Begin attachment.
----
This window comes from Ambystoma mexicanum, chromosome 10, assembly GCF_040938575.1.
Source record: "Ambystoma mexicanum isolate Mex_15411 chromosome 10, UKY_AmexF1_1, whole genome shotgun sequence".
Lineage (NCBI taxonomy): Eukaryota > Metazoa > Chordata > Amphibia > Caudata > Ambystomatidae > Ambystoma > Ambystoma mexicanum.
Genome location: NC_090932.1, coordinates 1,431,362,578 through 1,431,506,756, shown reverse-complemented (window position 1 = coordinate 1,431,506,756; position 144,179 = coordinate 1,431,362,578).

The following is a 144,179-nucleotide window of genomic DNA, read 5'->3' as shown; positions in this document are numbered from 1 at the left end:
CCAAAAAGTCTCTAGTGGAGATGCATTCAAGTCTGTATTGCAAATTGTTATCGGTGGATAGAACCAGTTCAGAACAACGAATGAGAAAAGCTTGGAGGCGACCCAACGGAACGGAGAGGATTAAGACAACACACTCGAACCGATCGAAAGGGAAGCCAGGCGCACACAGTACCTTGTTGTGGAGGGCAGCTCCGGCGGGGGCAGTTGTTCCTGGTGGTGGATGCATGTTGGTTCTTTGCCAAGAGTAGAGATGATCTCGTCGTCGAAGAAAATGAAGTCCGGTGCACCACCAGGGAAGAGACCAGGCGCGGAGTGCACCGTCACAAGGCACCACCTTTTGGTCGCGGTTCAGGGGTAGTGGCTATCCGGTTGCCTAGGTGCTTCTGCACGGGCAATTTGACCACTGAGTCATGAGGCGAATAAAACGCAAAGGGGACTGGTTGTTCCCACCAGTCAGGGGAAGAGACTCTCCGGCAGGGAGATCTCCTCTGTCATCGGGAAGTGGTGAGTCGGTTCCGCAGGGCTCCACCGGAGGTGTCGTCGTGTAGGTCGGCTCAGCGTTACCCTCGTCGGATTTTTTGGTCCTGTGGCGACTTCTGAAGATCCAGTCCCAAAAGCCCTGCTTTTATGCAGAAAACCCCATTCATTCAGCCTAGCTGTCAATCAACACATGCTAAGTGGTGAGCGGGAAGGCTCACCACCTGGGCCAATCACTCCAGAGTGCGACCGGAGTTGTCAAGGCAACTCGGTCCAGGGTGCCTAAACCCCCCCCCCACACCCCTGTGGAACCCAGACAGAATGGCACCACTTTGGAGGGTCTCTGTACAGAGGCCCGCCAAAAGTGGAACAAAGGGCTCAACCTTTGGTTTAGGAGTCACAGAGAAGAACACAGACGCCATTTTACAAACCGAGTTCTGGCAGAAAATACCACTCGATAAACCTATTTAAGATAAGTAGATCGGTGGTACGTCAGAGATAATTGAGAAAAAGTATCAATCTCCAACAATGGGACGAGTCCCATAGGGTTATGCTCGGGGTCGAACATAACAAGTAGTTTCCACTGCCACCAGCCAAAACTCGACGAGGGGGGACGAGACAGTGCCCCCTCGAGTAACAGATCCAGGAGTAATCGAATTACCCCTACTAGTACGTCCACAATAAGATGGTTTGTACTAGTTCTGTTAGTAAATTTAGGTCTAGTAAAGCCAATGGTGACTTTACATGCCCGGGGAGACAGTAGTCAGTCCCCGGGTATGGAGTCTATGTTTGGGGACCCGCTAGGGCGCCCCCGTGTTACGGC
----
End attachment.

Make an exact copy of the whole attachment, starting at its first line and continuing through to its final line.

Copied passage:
This window comes from Ambystoma mexicanum, chromosome 10, assembly GCF_040938575.1.
Source record: "Ambystoma mexicanum isolate Mex_15411 chromosome 10, UKY_AmexF1_1, whole genome shotgun sequence".
Lineage (NCBI taxonomy): Eukaryota > Metazoa > Chordata > Amphibia > Caudata > Ambystomatidae > Ambystoma > Ambystoma mexicanum.
Genome location: NC_090932.1, coordinates 1,431,362,578 through 1,431,506,756, shown reverse-complemented (window position 1 = coordinate 1,431,506,756; position 144,179 = coordinate 1,431,362,578).

The following is a 144,179-nucleotide window of genomic DNA, read 5'->3' as shown; positions in this document are numbered from 1 at the left end:
CCAAAAAGTCTCTAGTGGAGATGCATTCAAGTCTGTATTGCAAATTGTTATCGGTGGATAGAACCAGTTCAGAACAACGAATGAGAAAAGCTTGGAGGCGACCCAACGGAACGGAGAGGATTAAGACAACACACTCGAACCGATCGAAAGGGAAGCCAGGCGCACACAGTACCTTGTTGTGGAGGGCAGCTCCGGCGGGGGCAGTTGTTCCTGGTGGTGGATGCATGTTGGTTCTTTGCCAAGAGTAGAGATGATCTCGTCGTCGAAGAAAATGAAGTCCGGTGCACCACCAGGGAAGAGACCAGGCGCGGAGTGCACCGTCACAAGGCACCACCTTTTGGTCGCGGTTCAGGGGTAGTGGCTATCCGGTTGCCTAGGTGCTTCTGCACGGGCAATTTGACCACTGAGTCATGAGGCGAATAAAACGCAAAGGGGACTGGTTGTTCCCACCAGTCAGGGGAAGAGACTCTCCGGCAGGGAGATCTCCTCTGTCATCGGGAAGTGGTGAGTCGGTTCCGCAGGGCTCCACCGGAGGTGTCGTCGTGTAGGTCGGCTCAGCGTTACCCTCGTCGGATTTTTTGGTCCTGTGGCGACTTCTGAAGATCCAGTCCCAAAAGCCCTGCTTTTATGCAGAAAACCCCATTCATTCAGCCTAGCTGTCAATCAACACATGCTAAGTGGTGAGCGGGAAGGCTCACCACCTGGGCCAATCACTCCAGAGTGCGACCGGAGTTGTCAAGGCAACTCGGTCCAGGGTGCCTAAACCCCCCCCCCACACCCCTGTGGAACCCAGACAGAATGGCACCACTTTGGAGGGTCTCTGTACAGAGGCCCGCCAAAAGTGGAACAAAGGGCTCAACCTTTGGTTTAGGAGTCACAGAGAAGAACACAGACGCCATTTTACAAACCGAGTTCTGGCAGAAAATACCACTCGATAAACCTATTTAAGATAAGTAGATCGGTGGTACGTCAGAGATAATTGAGAAAAAGTATCAATCTCCAACAATGGGACGAGTCCCATAGGGTTATGCTCGGGGTCGAACATAACAAGTAGTTTCCACTGCCACCAGCCAAAACTCGACGAGGGGGGACGAGACAGTGCCCCCTCGAGTAACAGATCCAGGAGTAATCGAATTACCCCTACTAGTACGTCCACAATAAGATGGTTTGTACTAGTTCTGTTAGTAAATTTAGGTCTAGTAAAGCCAATGGTGACTTTACATGCCCGGGGAGACAGTAGTCAGTCCCCGGGTATGGAGTCTATGTTTGGGGACCCGCTAGGGCGCCCCCGTGTTACGGC